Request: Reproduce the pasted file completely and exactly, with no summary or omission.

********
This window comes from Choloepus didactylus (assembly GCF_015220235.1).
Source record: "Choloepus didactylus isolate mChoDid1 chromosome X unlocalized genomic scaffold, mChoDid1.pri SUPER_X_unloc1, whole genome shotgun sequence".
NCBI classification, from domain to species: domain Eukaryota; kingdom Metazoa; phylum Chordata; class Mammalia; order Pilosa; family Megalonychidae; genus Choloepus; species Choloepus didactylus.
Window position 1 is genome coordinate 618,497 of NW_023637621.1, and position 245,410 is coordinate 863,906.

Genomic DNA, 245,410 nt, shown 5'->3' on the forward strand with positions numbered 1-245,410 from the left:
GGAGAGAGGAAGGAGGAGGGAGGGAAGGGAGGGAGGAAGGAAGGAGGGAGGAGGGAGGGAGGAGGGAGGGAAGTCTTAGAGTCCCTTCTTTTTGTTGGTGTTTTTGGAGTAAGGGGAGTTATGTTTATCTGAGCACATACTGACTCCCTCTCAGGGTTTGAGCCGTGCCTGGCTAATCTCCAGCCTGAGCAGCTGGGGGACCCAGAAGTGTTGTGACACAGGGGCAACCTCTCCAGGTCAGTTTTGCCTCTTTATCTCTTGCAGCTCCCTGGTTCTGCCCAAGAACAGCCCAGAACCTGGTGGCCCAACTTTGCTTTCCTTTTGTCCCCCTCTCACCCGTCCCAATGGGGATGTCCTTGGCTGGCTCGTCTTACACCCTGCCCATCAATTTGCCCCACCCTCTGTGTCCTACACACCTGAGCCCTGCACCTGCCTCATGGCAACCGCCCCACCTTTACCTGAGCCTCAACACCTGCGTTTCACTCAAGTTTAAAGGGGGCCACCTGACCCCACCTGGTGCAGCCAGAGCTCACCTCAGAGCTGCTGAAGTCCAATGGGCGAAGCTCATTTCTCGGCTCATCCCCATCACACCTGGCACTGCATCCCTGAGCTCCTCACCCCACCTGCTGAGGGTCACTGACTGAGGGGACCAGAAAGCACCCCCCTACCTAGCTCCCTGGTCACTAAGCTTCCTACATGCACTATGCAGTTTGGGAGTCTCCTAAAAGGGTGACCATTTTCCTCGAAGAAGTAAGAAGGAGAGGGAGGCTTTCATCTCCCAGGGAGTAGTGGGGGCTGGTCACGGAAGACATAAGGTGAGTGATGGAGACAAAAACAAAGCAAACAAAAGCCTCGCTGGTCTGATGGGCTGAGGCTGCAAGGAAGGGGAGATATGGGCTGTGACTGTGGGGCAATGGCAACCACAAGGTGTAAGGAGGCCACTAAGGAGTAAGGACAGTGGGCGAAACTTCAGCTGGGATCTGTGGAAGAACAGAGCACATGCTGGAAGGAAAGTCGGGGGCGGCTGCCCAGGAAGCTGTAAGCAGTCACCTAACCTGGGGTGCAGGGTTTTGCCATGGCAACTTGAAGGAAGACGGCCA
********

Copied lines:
This window comes from Choloepus didactylus (assembly GCF_015220235.1).
Source record: "Choloepus didactylus isolate mChoDid1 chromosome X unlocalized genomic scaffold, mChoDid1.pri SUPER_X_unloc1, whole genome shotgun sequence".
NCBI classification, from domain to species: domain Eukaryota; kingdom Metazoa; phylum Chordata; class Mammalia; order Pilosa; family Megalonychidae; genus Choloepus; species Choloepus didactylus.
Window position 1 is genome coordinate 618,497 of NW_023637621.1, and position 245,410 is coordinate 863,906.

Genomic DNA, 245,410 nt, shown 5'->3' on the forward strand with positions numbered 1-245,410 from the left:
GGAGAGAGGAAGGAGGAGGGAGGGAAGGGAGGGAGGAAGGAAGGAGGGAGGAGGGAGGGAGGAGGGAGGGAAGTCTTAGAGTCCCTTCTTTTTGTTGGTGTTTTTGGAGTAAGGGGAGTTATGTTTATCTGAGCACATACTGACTCCCTCTCAGGGTTTGAGCCGTGCCTGGCTAATCTCCAGCCTGAGCAGCTGGGGGACCCAGAAGTGTTGTGACACAGGGGCAACCTCTCCAGGTCAGTTTTGCCTCTTTATCTCTTGCAGCTCCCTGGTTCTGCCCAAGAACAGCCCAGAACCTGGTGGCCCAACTTTGCTTTCCTTTTGTCCCCCTCTCACCCGTCCCAATGGGGATGTCCTTGGCTGGCTCGTCTTACACCCTGCCCATCAATTTGCCCCACCCTCTGTGTCCTACACACCTGAGCCCTGCACCTGCCTCATGGCAACCGCCCCACCTTTACCTGAGCCTCAACACCTGCGTTTCACTCAAGTTTAAAGGGGGCCACCTGACCCCACCTGGTGCAGCCAGAGCTCACCTCAGAGCTGCTGAAGTCCAATGGGCGAAGCTCATTTCTCGGCTCATCCCCATCACACCTGGCACTGCATCCCTGAGCTCCTCACCCCACCTGCTGAGGGTCACTGACTGAGGGGACCAGAAAGCACCCCCCTACCTAGCTCCCTGGTCACTAAGCTTCCTACATGCACTATGCAGTTTGGGAGTCTCCTAAAAGGGTGACCATTTTCCTCGAAGAAGTAAGAAGGAGAGGGAGGCTTTCATCTCCCAGGGAGTAGTGGGGGCTGGTCACGGAAGACATAAGGTGAGTGATGGAGACAAAAACAAAGCAAACAAAAGCCTCGCTGGTCTGATGGGCTGAGGCTGCAAGGAAGGGGAGATATGGGCTGTGACTGTGGGGCAATGGCAACCACAAGGTGTAAGGAGGCCACTAAGGAGTAAGGACAGTGGGCGAAACTTCAGCTGGGATCTGTGGAAGAACAGAGCACATGCTGGAAGGAAAGTCGGGGGCGGCTGCCCAGGAAGCTGTAAGCAGTCACCTAACCTGGGGTGCAGGGTTTTGCCATGGCAACTTGAAGGAAGACGGCCA